According to news reports, says Hill, “post-polio people are always in a hurry to get things done. People often ask me why I do so much, why I don’t slow down.” It’s a question that Hill, now in her 70s, has barely considered.
But despite a very busy and productive life, about 20 years ago Kathleen Hill’s pain returned. “I had pain memories,” she explains. “I was infected mainly in my legs and my hands. And 15 or 20 years ago I began feeling the pain again. All of a sudden I had the same pain in my right leg that I recognized from childhood.”
What was happening to Hill is known as post-polio syndrome, which mimics some of the symptoms from the initial infection and is believed to be a result of neuron fatigue when nerve cells, that have regenerated motor neurons to compensate for the damage done by the virus, become overwhelmed by muscle demands.
Which presents, says Hill, an ironic dilemma. “If you exercise,” she explains, “the neurons wear out faster. So you’re caught between exercising more and wearing them out, or not exercising and having the muscles atrophy.”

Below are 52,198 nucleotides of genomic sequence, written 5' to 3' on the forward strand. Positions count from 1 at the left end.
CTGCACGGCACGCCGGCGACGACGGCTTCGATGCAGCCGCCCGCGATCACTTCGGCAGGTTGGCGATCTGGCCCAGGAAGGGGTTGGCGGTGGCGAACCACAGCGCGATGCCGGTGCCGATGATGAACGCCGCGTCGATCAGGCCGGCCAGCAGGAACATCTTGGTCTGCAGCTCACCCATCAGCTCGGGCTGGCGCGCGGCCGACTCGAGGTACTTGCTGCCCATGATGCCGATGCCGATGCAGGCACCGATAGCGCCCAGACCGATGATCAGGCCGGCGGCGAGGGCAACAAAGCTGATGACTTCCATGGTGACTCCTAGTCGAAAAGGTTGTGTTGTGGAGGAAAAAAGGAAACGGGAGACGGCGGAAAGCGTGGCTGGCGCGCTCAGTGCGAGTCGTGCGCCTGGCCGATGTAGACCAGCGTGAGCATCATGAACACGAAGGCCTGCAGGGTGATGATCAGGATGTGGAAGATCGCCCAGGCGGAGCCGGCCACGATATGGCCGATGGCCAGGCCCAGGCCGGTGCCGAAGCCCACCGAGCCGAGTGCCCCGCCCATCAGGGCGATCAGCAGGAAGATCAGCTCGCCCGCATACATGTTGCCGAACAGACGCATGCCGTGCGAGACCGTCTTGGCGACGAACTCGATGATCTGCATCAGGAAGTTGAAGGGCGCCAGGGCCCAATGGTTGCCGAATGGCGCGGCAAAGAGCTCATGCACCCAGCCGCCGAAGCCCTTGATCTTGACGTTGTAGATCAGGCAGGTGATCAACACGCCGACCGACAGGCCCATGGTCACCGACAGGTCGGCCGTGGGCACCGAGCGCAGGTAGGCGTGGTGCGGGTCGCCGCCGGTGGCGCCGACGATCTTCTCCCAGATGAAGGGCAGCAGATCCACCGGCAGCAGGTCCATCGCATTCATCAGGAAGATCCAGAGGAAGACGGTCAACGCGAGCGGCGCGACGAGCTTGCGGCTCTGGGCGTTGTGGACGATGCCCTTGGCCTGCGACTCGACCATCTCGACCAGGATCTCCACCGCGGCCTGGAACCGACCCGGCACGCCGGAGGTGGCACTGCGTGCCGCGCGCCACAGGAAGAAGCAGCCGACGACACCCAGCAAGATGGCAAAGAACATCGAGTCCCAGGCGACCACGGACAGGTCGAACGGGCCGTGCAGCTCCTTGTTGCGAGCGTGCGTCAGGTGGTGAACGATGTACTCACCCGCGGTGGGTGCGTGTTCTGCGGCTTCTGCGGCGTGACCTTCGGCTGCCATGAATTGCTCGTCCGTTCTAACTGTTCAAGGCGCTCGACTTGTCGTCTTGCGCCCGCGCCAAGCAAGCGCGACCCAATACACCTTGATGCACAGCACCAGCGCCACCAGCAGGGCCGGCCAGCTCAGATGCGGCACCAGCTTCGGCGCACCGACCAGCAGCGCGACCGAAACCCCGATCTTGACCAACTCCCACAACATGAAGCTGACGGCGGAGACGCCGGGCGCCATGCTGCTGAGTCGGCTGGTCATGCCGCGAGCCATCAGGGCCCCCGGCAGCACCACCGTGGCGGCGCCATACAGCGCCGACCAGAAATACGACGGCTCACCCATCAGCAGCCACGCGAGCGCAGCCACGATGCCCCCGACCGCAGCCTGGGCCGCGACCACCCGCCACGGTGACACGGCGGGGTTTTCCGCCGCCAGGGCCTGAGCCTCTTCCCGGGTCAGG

Hill has been wearing leg braces for many years now to compensate for muscle weakness. “I started with one leg brace on my right leg. Then I ended up with two. It’s a blessing. They keep me from falling down.”
She says she feels significant pain when she walks, but still tries to go for a walk very day, although COVID-19 has changed the mobility equation.
“Yes. I’m scared,” she admits. “It makes us all more vulnerable to other things, which is why I’m staying at home now. If we don’t follow the rules, we’re exposing ourselves more.”
Polio, in the 1940s and 50s was only referred to as an epidemic, not a pandemic. But for parents in the first half of the last century, it was a terrifying, life-changing plague.
In 1952, three years before Jonas Salk perfected the vaccine that would virtually eradicate the disease, close to 58,000 polio cases were reported in the U.S., with varying degrees of paralysis in more than 21,000 victims, and some 3,000 deaths. That’s a mortality rate of about 5 percent, significantly higher than the current U.S. COVID-19 mortality rate of about 1.9 percent.